Blame it on Charlotte or blame it on the photos of my first 1966 hardtop in my office, but my wanton desire for another vintage car has grown stronger in the past few months. I believe I am even having separation anxiety from our now 99.999-percent complete Project 1968. I know I can visit Project 1968 anytime and I'll see it at local shows, but the car still isn't mine after four tough years of scraped knuckles and ups and downs. Come to think of it, I will blame it on Charlotte (and Editor Ford's foray into my previous 1966 possible rareness). When we had the 1968 on display in our vendor tent in Charlotte, people went gaga over it. Comments such as "I've been following this project with my own 1968" and "Your 1968 fastback came out really nice" made me feel good about the long hours I spent on the car. I wasn't standing there with the keys in my pocket, though--the owner of Project 1968, Bill Currie Ford's Frank Cossota was. I had to have another vintage car. Cancel the cable TV, sell all my die-cast cars on Ebay, and let's go find another 1966!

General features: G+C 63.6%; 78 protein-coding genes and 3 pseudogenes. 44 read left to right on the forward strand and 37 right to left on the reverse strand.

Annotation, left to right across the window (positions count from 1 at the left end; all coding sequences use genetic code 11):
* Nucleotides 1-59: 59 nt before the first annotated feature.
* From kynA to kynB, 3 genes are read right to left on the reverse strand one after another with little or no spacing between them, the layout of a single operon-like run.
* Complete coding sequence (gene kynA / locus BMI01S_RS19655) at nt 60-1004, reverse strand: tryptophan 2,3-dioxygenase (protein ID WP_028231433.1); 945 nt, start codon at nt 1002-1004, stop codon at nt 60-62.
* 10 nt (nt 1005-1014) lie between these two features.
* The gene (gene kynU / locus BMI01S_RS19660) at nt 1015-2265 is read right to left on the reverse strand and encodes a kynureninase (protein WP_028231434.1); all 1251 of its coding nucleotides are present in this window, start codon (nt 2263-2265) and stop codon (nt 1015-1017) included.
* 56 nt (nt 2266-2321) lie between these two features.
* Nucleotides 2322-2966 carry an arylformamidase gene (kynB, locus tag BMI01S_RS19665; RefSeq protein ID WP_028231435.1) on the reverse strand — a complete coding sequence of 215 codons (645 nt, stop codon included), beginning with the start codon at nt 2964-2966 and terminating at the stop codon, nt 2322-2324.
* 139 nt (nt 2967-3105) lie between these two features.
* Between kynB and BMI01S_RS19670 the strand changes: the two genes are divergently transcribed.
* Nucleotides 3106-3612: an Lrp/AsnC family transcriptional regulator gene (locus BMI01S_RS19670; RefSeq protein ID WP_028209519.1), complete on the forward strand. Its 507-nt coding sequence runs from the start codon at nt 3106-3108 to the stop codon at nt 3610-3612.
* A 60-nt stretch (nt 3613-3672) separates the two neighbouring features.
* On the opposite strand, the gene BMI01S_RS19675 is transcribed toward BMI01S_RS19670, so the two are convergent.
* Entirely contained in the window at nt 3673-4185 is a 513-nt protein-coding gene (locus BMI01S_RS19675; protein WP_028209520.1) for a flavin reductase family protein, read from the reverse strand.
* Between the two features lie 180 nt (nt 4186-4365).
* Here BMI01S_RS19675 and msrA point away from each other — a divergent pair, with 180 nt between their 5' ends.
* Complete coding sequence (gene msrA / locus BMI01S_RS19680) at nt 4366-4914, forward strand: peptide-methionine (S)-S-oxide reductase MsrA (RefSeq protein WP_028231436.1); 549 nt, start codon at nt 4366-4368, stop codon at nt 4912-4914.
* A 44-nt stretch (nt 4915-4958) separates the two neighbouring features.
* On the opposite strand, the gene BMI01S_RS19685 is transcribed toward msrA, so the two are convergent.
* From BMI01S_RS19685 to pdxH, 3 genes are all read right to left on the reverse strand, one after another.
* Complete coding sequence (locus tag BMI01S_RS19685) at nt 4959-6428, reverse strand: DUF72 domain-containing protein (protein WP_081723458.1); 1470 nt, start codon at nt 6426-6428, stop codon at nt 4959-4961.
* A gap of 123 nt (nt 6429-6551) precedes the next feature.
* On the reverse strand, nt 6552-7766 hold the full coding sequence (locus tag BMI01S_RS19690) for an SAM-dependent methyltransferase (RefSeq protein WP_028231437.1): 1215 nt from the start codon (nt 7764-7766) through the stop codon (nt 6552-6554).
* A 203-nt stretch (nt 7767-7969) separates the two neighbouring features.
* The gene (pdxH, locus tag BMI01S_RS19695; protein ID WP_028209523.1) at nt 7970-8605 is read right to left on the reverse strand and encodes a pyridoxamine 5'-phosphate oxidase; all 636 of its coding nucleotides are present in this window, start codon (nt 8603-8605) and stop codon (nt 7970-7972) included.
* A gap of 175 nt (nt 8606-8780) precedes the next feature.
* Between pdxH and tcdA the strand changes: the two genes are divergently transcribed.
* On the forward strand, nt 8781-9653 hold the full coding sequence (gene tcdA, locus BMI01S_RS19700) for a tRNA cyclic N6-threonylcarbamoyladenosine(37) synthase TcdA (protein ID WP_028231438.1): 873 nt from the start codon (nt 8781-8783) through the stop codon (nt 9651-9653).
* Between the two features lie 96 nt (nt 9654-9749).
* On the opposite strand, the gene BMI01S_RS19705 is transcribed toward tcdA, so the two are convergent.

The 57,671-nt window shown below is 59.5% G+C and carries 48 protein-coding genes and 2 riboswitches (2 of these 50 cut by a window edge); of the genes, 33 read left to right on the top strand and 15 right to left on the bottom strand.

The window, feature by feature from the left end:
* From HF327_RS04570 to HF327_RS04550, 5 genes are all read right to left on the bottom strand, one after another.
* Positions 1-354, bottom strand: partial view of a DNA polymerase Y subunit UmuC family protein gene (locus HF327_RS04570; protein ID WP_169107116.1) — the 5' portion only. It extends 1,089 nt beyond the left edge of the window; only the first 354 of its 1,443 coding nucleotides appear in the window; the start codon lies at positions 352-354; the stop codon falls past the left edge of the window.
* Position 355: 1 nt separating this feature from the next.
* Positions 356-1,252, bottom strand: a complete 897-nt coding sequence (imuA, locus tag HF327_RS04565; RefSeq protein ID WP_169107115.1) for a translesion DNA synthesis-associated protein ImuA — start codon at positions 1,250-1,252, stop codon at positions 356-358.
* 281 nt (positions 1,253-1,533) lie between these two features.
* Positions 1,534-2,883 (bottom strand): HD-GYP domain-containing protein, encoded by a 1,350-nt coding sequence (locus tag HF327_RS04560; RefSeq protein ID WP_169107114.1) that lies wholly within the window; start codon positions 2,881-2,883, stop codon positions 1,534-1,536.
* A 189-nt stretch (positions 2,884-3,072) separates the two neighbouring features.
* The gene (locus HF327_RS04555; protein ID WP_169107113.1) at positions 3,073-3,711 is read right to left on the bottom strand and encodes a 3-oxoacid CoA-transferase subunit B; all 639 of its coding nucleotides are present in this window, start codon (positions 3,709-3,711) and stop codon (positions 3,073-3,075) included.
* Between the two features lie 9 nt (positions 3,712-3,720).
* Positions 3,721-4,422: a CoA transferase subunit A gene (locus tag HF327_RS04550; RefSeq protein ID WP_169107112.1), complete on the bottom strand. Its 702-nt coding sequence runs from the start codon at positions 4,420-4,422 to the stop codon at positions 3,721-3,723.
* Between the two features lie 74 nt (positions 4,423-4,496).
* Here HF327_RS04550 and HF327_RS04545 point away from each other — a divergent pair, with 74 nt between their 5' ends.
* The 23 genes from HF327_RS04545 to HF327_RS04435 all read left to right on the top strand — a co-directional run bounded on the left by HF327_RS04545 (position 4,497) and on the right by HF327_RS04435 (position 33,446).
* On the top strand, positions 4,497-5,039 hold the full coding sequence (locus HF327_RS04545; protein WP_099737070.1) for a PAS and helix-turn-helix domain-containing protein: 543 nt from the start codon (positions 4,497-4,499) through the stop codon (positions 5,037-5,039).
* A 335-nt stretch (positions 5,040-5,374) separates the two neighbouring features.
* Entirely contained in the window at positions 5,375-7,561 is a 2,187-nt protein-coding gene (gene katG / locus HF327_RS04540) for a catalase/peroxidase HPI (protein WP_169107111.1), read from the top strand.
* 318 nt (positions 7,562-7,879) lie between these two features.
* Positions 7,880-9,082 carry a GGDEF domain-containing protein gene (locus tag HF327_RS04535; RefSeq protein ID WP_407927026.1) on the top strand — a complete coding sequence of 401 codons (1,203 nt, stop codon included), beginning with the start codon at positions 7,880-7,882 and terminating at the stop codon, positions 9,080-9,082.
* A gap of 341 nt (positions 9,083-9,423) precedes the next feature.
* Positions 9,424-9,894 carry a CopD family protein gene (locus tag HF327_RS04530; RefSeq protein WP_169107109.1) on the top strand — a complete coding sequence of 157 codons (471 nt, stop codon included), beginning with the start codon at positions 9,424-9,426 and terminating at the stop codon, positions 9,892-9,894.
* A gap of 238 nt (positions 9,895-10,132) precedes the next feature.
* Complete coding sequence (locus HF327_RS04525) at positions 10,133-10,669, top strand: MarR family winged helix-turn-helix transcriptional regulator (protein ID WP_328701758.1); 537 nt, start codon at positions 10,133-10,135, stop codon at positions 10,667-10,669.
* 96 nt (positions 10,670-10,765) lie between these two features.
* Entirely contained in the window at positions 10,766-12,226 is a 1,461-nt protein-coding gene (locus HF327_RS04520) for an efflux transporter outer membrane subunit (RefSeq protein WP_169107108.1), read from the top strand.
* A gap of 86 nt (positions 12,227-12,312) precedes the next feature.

Over lunch, Editor Ford and I hatched a plan. Let's find a 1966 hardtop and restore it to match my first Mustang. Kind of like paying homage to "the one that got away." Everyone has a favorite Mustang story about their first Mustang or the one they wished they hadn't sold. Well, what's preventing us from restoring another Mustang to look and feel like that remembered car? I coined the term "resticate" since we are restoring the Mustang and we want to replicate a long lost Mustang.
I put the word out with some friends and with the local Mustang club of which I'm a member. John Lindsey, the club's membership director and past president, told me I was in luck. He had a 1966 hardtop--a six-cylinder with standard interior. It was real rough, but all there. He said I was welcome to buy it for what he paid for it a year and a half ago--a total sum of $300! I talked it over with Editor Ford and we thought (sight unseen) that the hardtop would be perfect (short of the car being rusted in half). Since it had a six-cylinder, our mountain of reader letters inquiring about converting a six to an eight and from standard interior to Deluxe could finally be answered with some great tech articles, not to mention the vast amount of 1965-66 tech we could get from the car. Here we will present our initial findings. Oh, and one last thing. Can anyone think of a better name than Project 1966?